As a teenager, Cox was drawn to the human services field and be a support to patients, “to hold their hand” and effect tangible change in their lives, she said. However, after getting her master’s in health education, there weren’t jobs available for what she really wanted to do, so she ended up going to BOCES for her licensed practical nurse degree and then obtained her registered nurse degree from Brockport State College.

Cox had also been a lay person in the Episcopal church and was being called for many duties. It was during this time period that she had a revelation.

“When they say the Holy Spirit comes to you, the Holy Spirit does come to you,” she said. “It is a process spiritually, where you walk through this journey of prayerfulness.”

That process becomes more regimented, in that a committee of people get involved, including the bishop, “who talks to you and works with you spiritually with God, and you make a decision to be ordained,” she said.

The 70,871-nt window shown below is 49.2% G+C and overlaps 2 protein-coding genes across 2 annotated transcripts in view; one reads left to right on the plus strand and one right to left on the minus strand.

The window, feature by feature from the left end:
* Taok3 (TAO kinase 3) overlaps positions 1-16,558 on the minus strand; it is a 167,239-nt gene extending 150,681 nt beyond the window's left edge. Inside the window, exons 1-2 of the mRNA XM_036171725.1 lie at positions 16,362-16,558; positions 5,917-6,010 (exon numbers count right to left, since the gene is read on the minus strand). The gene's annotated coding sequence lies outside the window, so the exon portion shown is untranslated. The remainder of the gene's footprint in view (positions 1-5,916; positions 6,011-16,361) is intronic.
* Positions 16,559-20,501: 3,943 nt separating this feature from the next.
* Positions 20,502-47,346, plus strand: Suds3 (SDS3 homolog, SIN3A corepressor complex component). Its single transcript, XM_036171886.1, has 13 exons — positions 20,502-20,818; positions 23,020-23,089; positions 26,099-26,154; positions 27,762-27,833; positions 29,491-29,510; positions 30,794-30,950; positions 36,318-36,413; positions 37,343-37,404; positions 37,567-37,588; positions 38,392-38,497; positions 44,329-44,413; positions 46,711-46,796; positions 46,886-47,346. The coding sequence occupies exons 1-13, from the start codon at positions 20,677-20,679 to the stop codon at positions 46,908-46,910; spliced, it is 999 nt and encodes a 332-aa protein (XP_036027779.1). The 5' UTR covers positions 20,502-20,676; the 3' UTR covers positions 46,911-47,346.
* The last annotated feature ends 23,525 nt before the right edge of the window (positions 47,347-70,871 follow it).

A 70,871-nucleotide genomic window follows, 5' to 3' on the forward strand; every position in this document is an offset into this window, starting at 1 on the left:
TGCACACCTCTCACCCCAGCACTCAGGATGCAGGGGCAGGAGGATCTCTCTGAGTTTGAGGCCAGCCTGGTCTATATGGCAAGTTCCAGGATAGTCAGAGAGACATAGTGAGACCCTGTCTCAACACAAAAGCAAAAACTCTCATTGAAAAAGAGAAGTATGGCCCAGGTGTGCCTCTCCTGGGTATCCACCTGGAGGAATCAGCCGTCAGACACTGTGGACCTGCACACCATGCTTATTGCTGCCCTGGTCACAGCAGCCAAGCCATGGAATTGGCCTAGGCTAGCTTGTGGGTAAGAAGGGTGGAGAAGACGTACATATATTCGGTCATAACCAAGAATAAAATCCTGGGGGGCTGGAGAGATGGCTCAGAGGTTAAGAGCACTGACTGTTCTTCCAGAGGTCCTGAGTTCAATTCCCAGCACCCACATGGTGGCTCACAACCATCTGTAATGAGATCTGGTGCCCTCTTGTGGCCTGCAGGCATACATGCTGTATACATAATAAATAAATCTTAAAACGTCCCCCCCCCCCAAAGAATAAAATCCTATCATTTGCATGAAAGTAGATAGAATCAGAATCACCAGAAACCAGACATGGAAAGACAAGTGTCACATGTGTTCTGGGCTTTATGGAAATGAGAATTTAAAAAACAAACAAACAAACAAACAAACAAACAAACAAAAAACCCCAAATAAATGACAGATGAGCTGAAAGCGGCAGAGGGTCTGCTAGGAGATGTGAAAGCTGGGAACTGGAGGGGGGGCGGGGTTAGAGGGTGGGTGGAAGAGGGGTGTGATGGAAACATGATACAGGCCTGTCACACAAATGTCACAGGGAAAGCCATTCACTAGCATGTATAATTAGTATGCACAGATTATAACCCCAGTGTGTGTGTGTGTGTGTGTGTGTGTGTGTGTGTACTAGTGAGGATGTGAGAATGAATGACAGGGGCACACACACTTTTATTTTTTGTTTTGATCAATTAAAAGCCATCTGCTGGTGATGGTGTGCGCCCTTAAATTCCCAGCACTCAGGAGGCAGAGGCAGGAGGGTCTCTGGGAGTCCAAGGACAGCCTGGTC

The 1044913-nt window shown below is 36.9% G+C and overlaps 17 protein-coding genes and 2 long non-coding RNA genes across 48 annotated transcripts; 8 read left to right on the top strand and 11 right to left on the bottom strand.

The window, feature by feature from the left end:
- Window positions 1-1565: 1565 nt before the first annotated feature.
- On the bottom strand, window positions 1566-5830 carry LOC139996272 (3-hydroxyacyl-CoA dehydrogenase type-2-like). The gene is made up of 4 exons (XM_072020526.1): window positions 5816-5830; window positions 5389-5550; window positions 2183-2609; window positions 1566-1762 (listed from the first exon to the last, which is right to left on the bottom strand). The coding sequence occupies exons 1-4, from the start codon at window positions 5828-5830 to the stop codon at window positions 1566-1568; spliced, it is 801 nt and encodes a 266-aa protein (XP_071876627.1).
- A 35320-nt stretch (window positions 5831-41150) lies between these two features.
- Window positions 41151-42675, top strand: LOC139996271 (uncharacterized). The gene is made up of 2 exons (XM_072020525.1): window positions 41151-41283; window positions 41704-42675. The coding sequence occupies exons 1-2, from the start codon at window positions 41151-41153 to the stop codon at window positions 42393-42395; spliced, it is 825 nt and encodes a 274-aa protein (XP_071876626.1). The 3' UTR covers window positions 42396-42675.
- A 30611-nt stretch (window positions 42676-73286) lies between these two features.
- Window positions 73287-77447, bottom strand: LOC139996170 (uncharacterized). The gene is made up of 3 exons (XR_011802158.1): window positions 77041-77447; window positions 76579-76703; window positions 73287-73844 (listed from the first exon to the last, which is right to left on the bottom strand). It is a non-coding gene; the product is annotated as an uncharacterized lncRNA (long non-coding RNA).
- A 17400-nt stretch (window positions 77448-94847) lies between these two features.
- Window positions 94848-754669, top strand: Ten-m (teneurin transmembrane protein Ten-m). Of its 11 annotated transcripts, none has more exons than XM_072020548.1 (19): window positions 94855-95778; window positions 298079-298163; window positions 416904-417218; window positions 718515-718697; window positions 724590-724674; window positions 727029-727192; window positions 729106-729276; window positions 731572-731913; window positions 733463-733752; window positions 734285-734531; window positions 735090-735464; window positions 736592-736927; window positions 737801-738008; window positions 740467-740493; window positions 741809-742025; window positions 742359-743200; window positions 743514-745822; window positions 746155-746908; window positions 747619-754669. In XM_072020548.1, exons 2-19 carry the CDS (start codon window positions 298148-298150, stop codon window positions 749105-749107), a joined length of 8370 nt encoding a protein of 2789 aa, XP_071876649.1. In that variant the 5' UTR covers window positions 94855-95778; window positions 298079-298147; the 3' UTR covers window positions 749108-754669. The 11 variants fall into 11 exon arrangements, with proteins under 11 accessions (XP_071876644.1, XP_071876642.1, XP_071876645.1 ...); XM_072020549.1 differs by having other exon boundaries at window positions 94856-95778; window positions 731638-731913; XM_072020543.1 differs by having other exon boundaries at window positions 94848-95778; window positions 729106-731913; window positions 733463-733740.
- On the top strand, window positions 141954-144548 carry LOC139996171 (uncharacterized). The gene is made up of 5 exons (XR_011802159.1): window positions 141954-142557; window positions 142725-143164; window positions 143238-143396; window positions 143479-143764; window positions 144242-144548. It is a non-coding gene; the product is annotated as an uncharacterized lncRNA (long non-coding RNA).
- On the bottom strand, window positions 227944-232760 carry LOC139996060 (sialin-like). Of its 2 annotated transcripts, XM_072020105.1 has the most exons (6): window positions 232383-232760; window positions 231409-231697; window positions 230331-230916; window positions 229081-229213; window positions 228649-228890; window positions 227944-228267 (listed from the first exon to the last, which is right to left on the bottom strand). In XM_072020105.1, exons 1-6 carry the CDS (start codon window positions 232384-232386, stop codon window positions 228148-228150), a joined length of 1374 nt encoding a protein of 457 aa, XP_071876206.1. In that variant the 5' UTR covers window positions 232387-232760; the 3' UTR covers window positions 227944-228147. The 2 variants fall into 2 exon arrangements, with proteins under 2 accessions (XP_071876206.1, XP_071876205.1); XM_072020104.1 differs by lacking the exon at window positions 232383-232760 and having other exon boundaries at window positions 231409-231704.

Cox made that decision to become an ordained deacon, which precedes becoming a priest, bishop and then presiding bishop for those that choose those next steps. Cox’s heart was pulled toward serving through pastoral care and as a faith community nurse, with ultimate goals to support the underserved, feed the poor and take care of children and the oppressed, and people who don’t otherwise have a voice in the world, “so we advocate for them,” she said. 

She began to work at Genesee County Jail in 2016 as a nurse and as a deacon, believing “we’re all children of God.”

“How you believe or what you believe, it’s not for me to decide. I don’t see the biases in the color of people’s skin or language. I’ve worked with people of Pakistan at Rochester General; they did not speak English. It’s just through eye contact and body language. You can still give love and hope and compassion to people; it doesn’t matter whether you speak English, there’s a way to communicate.”

Despite working with many incarcerated individuals, “I’ve never felt unsafe,” she said. Inmates have treated her respectfully, and in return, even when she’s known their criminal records, “I step back, and they’re human beings.”